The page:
Getting friendly with line art. Scan, clean, vector!

I just sketched some awesomeness. And I need my awesomeness to get digital, because I want to do bad stuff to it in Photoshop. What to do, what to do, in order to keep things just as good looking as I already see them in my head?

Well, this is the kind of process that happens in our designer/artsy head when we want to go digital. The purpose of this mini tutorial is to give some tips in order to improve the quality and versatility of your line art.

The first step is to get a picture of your drawing. And by picture I hope you know I mean scan it. Don’t you dare take a digital picture of it, as it will suck so badly in 98 percent of the cases!

I don’t need a fancy scanner for line art, almost any scanner is good enough. But, in order to achieve a good scan it is important to clean up your drawing really well, to keep things as clear as possible, so don’t be afraid of the eraser.

So, basic scanning, use the Windows scanner interface, as it is good enough in most cases. Select the custom tab, and do it in grayscale. You need to select a high dpi, I would say 600 or 300, depending on the size of the drawing – the smaller the drawing, the larger the dpi! This will come in handy when you need to get everything in clean black and white, later on. Also, now it’s a good time to make some initial tweaks for the contrast and luminosity of the scan. I move the contrast slider a bit on the plus side, but this is something you will need to experiment and find the best solution for yourself. Remember, there are no two scans alike, most likely you will get the best result in the second or third try, when you can see how the tweaks affect the quality of the result.

Line art tutorial

line art tutorial

Now you have an image, time to go pro! Get in PS and start working. I first crop my image to save some resources and in order to focus better on what I am working.

Now, you see that the image is far from perfectly clean, so we need to change that. I use the levels tab (CTRL+L) to adjust the level of the black/white/gray sliders. What we want is a pure black and a pure white, without losing line quality. Discretion is advised. Play with it, there’s no way you won’t find a good solution. If you notice the line is getting grainy, leave it like this.

Now, go to the Adjust Brightness and Contrast menu, and enhance the contrast/lightness.

At this point, you should have a fairly nice black and white image. It still needs some cleaning, so grab your brushes! On a new layer, use a white colored brush to remove the unwanted grain/dust/other things that need not be in the final image.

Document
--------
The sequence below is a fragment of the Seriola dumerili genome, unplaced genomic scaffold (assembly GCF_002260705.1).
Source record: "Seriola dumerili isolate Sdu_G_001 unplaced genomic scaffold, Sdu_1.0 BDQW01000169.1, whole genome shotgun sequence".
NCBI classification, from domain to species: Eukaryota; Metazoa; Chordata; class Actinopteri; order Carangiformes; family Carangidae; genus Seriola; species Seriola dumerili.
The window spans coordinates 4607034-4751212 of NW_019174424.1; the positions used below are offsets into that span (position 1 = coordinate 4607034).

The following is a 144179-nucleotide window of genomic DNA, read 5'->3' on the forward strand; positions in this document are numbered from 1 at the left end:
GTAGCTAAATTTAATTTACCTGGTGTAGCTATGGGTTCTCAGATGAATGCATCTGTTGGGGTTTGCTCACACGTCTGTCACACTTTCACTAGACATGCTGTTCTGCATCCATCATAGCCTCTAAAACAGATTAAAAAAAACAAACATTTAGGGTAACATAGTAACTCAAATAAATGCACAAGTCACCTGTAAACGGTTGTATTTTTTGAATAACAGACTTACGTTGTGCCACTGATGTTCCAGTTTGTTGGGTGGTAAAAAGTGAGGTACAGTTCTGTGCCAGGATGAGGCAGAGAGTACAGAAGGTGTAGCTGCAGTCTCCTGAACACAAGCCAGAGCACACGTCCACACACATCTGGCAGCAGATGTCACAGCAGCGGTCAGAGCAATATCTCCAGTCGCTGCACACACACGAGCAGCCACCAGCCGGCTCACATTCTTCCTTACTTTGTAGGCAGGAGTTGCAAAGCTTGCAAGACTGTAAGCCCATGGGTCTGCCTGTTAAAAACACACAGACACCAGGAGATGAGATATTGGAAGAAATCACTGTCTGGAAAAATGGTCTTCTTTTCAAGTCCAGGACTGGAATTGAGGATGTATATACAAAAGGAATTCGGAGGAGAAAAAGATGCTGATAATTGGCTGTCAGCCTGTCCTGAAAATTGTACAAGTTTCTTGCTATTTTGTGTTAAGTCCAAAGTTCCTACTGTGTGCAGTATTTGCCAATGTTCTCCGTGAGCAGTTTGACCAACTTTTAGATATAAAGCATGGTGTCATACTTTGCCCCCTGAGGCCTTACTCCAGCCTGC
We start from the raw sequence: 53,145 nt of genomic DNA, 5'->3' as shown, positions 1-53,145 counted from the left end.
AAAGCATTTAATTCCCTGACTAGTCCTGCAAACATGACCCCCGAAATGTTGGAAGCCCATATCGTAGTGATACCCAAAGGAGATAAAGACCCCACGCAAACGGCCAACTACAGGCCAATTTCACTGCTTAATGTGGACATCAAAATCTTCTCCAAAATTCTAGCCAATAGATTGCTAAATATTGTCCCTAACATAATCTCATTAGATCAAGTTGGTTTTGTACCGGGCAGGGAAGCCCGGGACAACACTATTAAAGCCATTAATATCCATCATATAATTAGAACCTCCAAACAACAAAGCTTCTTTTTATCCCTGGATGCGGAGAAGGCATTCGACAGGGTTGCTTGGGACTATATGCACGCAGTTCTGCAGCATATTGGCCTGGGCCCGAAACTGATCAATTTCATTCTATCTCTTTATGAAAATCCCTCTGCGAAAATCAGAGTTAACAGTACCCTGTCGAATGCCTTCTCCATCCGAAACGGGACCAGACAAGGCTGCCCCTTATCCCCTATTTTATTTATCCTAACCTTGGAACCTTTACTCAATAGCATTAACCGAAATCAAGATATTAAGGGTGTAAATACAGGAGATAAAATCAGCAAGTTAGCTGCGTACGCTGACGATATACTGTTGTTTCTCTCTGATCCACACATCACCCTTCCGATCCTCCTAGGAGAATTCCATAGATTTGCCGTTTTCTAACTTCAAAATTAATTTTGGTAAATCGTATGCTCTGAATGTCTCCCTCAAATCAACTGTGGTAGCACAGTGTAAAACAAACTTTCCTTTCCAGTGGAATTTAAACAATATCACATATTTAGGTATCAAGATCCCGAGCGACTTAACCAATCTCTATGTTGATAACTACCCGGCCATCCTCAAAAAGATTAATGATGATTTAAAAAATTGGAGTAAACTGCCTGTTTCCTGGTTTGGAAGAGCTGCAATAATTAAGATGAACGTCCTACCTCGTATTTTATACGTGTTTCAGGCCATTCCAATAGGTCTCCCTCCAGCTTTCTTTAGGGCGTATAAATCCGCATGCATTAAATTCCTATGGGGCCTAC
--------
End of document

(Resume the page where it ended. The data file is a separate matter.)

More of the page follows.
Finally, now we need to separate the black from the white. In other words, to get the black line art on a different and transparent layer. Now, doing this is a whole new tutorial in itself, as there are quite a few methods of doing this! That is why I will show you a method that is fast and effective, most of the times.

For that you will need AI. Open a new image, and copy/paste the image from PS to illustrator. Now, we are going to live trace it, so, press the live trace button. Then, tweak the settings a bit, until you are satisfied with the result.

Click the expand button and now you have a vectorized image of your drawing. In order to separate the black from the rest of the image, we select all the white, using the Selection tool and then press the delete button.

That’s that, now all you have to do is use the line art as it is, if you are working in AI, or to copy/paste it back in PS. The huge advantage is that now you can scale your line art at any dimension, and this lets you use in a whole lots of new ways.

I was asked what method I used for coloring my line art as a gradient in this design. Well, basically, all the steps I described so far, plus a touch of PS magic.

As you know, layers in PS are versatile stuff, you can do all sorts of cool stuff using the layer options.

So, we have this setup, with the line art on its own separate layer, all blacks.

In this case, you need to lock your layer’s transparency (first square icon next to the Lock: text), which basically means that you are not able to work in the transparent areas, and that leaves the colored area as a working place. In our case, the black line art is the only thing that can be modified.

Now, select your gradient of choice, or your favorite brushes and get to work. As you see, applying a gradient on the locked transparency layer will result in the line-art getting all the colors. Neat, huh?

Well, that’s all there is for today. As always, experiment, find new ways, show us!

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